I discovered Alexandria National Cemetery last week. It is one of the 14 original national cemeteries established in 1862.
I walked through and noticed that the headstones were inscribed with names of men from “the North” who died during the Civil War, though Virginia was part of the South. A sign explained that Alexandria was captured and occupied by the Union as soon as war broke out, in order to defend the Potomac River entrance to the nation’s capital at Washington, D.C.
Our Memorial Day commemorations grew out of various Decoration Day traditions that began after the Civil War.
Blue Jay in another part of the cemetery.
This bird was looking young and handsome in blue and gray feathers.
The Gettysburg Address was on an outside wall of the cemetery superintendent’s lodge. President Lincoln gave the speech at the dedication of the Soldiers’ National Cemetery at Gettysburg, PA four months after the Battle of Gettysburg in 1863.
A Starling disassembles a cicada, on a sidewalk in Alexandria, Virginia.
It’s a big year for bugs.
Cicadas crawl about forests all over the world, and most have annual life cycles. But periodical cicadas, which don’t exist anywhere else on Earth but the eastern United States, spend far more time underground before emerging in broods to mate either every 13 years or every 17 years. A different cicada brood emerges most years, but these groups vary greatly in size and location. This year will be special: The so-called Brood X is among the largest and densest. The insects will appear by the billions in three distinct hotspots that cross parts of Pennsylvania, Delaware, Washington, D.C., Illinois, Ohio, Indiana, Georgia, and Tennessee.
House Sparrows were munching cicadas too.
Seems like a big bug for a small bird, but cicadas are slow and defenseless. Though perhaps their defenses are in their periodically large numbers.
Birds usually help keep bug populations in check, and the cicada influx will be a bonanza for a number of medium- or larger-sized birds that are big enough to dine on the two-inch insects. But because millions of cicadas emerge on a single acre of forest during big brood years, even the keenest birds hardly put a dent in the population.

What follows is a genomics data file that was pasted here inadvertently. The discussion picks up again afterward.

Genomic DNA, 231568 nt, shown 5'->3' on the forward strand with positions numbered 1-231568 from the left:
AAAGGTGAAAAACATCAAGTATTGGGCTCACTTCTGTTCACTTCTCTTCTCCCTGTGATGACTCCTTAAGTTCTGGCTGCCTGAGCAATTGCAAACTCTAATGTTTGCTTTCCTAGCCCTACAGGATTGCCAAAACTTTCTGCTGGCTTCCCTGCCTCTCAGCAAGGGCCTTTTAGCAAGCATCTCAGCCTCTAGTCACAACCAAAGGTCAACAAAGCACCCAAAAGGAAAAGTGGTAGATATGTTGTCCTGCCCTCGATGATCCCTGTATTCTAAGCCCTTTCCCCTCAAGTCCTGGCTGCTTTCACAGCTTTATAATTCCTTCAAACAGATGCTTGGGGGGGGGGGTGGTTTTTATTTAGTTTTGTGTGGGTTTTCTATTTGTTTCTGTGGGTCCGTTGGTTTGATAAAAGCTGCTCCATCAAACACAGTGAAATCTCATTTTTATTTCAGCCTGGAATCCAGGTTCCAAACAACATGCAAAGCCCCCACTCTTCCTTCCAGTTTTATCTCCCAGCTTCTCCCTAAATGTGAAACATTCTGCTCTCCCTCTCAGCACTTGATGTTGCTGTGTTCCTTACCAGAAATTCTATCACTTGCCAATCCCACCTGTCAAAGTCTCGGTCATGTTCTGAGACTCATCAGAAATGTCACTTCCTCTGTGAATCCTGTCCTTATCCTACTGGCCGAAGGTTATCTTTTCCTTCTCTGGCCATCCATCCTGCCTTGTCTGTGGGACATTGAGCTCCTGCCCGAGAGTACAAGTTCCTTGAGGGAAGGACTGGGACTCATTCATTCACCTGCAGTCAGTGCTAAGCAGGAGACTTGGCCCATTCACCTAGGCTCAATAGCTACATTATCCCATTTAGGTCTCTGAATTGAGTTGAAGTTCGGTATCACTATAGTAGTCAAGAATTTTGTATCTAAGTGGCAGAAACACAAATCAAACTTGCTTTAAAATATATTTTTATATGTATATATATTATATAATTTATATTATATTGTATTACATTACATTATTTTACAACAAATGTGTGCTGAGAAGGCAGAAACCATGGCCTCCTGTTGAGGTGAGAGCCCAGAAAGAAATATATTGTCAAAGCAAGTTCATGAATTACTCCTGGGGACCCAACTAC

I am visiting my eldest daughter Anna who moved to the DC area with her husband a year ago during the stress, masking and lockdown restrictions of Covid. Regarding meeting new people and enjoying the culture and variety of city life, she said, “I might as well be living on the moon.”
Earlier this spring, Anna discovered a woodland area along a stream a few blocks from her apartment. It connects to a small park with a paved path looping under trees and through the grassy flood plain. She goes there many evenings after a long day of working from home and before doing homework for her online classes. She has started to learn the birds.
A Great Blue Heron is a regular visitor to the stream.
Yesterday in the early evening, Anna logged her first eBird checklist there. A new birdwatcher has fledged!
These Mallards made the list, as did one Mourning Dove, two Blue Jays pestering three Crows (Fish or American, we weren’t sure), a couple of Carolina Chickadees in a willow tree, four European Starlings strutting around on the park lawns, two madly-singing Gray Catbirds, three Northern Cardinals, and a couple of House Sparrows.